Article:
Warriors Beat the Heat and Show the World Their New Swag
Last night's win turned heads. It's not just that the Warriors beat the defending champion Miami Heat; not just that they led after every quarter. The Wizards, after all, have also beat the Heat. The win turned heads because it showed the world how the Warriors have won 12 of their last 15 games, including five straight on this East Coast road trip.
Don't let the size and smooth shooting fool you. Steph Curry and Co. are playing hard-nosed basketball.
It showed the team's new new swag.
Before the game, LeBron James called Steph Curry and Klay Thompson the best shooting backcourt tandem in the league. Heat coach Erik Spoelstra said that watching film on the pair was like watching a Pop-a-Shot arcade game.
These are true observations that also reflect the Warriors' national identity. Most basketball fans probably haven't seen the Warriors play much this season. When they see the team racking up wins, they think uptempo shootouts with threes raining down. But Warrior Basketball is now so much more than that.
It's fitting that the signature play of the Warriors' season -- last night's game-winning bucket -- involved Jarrett Jack and Draymond Green. Jack and Green, along with Carl Landry and Festus Ezeli -- four new faces in the Bay -- have helped mold the team's new identity to fit head coach Mark Jackson's vision. This is a tough team that plays physical, swarming defense and rebounds way more effectively than their collective size suggests.
This is the kind of team the Warriors brass wanted when they hired Mark Jackson and then traded Monta Ellis for Andrew Bogut. At the time, it seemed like wishful thinking. How can you build a team like that when Curry and Thompson -- skinny jump-shooters with below-average defensive skills -- are supposed to be the franchise cornerstones?
Toughness and defensive effort, apparently, are contagious, rippling out from Landry and Jack, the most experienced veterans in Jackson's eight-man rotation. The Warriors have become a good defensive team, more than able enough to carry the team to victory even when the offense struggles.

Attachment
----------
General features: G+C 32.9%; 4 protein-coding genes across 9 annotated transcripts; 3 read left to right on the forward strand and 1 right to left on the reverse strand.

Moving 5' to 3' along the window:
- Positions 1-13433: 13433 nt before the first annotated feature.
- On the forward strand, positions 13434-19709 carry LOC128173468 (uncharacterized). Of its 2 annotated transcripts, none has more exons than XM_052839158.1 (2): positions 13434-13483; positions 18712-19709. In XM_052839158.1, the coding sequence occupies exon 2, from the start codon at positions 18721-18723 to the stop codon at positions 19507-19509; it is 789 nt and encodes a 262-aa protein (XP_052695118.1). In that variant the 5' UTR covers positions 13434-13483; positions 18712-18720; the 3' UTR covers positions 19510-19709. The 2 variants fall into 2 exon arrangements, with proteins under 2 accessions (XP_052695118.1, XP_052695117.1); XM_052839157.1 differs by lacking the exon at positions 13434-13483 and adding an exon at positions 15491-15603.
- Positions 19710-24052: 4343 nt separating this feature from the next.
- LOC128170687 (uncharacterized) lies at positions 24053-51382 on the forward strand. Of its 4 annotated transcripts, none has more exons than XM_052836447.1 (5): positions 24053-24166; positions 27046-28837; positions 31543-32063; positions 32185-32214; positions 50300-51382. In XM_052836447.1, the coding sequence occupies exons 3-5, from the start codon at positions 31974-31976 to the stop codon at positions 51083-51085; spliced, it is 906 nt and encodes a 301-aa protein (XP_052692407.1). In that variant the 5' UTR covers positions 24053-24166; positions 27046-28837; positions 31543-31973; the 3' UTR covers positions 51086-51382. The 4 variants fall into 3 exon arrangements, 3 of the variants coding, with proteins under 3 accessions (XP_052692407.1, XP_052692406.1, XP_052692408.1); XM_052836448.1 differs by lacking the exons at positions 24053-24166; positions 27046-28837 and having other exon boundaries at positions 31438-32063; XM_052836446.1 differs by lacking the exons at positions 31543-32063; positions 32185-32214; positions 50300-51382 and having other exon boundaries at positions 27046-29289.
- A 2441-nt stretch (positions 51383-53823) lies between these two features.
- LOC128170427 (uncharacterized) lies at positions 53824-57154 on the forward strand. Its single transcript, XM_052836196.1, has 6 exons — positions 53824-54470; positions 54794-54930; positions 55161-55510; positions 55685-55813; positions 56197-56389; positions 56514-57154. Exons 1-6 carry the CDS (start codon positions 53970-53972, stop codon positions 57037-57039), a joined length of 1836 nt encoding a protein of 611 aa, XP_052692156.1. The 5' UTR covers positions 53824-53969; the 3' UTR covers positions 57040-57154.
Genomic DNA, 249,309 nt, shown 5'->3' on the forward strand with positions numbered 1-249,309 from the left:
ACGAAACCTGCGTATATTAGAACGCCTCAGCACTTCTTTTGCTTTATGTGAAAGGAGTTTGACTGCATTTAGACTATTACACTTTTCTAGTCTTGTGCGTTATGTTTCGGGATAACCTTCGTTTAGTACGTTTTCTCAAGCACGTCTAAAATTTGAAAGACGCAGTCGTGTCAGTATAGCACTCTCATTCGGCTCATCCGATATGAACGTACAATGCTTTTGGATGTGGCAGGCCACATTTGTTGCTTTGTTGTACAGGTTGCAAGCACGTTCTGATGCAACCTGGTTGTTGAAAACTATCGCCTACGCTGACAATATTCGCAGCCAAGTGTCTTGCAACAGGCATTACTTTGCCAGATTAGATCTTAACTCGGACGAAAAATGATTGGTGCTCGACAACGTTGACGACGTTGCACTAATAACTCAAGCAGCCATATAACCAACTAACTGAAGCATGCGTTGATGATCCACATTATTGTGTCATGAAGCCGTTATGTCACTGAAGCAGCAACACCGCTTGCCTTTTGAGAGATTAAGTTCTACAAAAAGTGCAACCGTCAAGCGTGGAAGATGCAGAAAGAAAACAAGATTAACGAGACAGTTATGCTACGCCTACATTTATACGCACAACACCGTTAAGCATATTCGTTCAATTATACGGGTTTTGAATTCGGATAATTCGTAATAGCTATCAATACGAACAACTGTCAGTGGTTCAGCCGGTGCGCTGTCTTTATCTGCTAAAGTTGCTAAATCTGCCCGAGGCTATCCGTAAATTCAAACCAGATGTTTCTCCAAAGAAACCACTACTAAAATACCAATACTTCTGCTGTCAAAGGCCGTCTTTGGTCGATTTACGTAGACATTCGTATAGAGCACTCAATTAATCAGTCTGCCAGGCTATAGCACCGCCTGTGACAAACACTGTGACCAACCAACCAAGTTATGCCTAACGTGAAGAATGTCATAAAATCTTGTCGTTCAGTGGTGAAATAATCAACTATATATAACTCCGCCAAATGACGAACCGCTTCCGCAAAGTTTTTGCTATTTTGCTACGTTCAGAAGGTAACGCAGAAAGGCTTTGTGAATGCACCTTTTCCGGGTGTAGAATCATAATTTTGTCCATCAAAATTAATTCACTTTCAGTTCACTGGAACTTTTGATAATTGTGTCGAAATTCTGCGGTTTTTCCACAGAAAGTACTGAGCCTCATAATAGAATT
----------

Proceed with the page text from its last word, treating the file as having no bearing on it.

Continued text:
Last night, for example, the Warriors appeared to hit a wall near the end of the fourth quarter. LeBron had hit some reality-defying shots to give Miami a four-point lead with under three minutes left. The Warriors, in contrast, had turned the ball over on three consecutive possessions. But then the defense locked down, forcing Miami into tough shots, shutting them out for the rest of the game, and sparking a tide-turning fast break elbow-to-elbow jumper by Curry that cut the deficit to two and ended the team's two-and-a-half minute scoring drought. On the Heat's next six possessions, they turned the ball over once and didn't take a single shot from within 20 feet of the basket. The Warriors, on the other side, got two free throws and a lay-up.
The main question on every Warrior fans mind right now is: How long can they keep this up? It would soothe those fans' minds to know that the success has not been driven by streaky shooting, which can turn hot and cold. In fact, the team is shooting jump shots at a lower percentage than last year, down from 46.6 percent to 44.9 percent, according to 82games.com.
Instead, rebounding, defense, and general physical play have been the difference. Those who watched the Heat game saw Thompson, Harrison Barnes, and Jack aggressively and consistently take the ball to the hoop. Perhaps the most surprising stat from last night was that the Warriors made as many free throws as the Heat, who specialize in bull rushing into the paint. But game reflected a trend. Last season the Warriors averaged eight free throw attempts per game fewer than their opponents; this year that deficit is just two.
The Warriors, currently the fourth-best rebounding team in the NBA, are getting offensive boards on 29 percent of rebounding opportunities, up 5 percent from last year. And they're preventing opponents from corralling offensive rebounds at a rate six percent better than last year. It's been a significant swing: Last year opponents got offensive rebounds nine percent more frequently than Golden State; this year the team is winning the offensive rebound battle by two percent.
When they don't get offensive rebounds, they hustle back on defense. Last season, opponents hit 52.5 percent of shots taken less than ten seconds into a possession; this year, that's down to 49.8 percent. And they're closing out on shooters: last year opponent made 45.4 percent of jump shots; that's number's now 43 percent. Overall, the Warriors have the sixth-best defensive field goal percentage in the league. No easy buckets against this team.
James learned that when David Lee shoved him to the ground the way Anthony Mason used to do to Michael Jordan. Mario Chalmers and Dwyane Wade learned it as their drives to the hoop were met with hip checks and backside help.
Warriors Basketball is not Pop-a-Shot. It's Whack-a-Mole.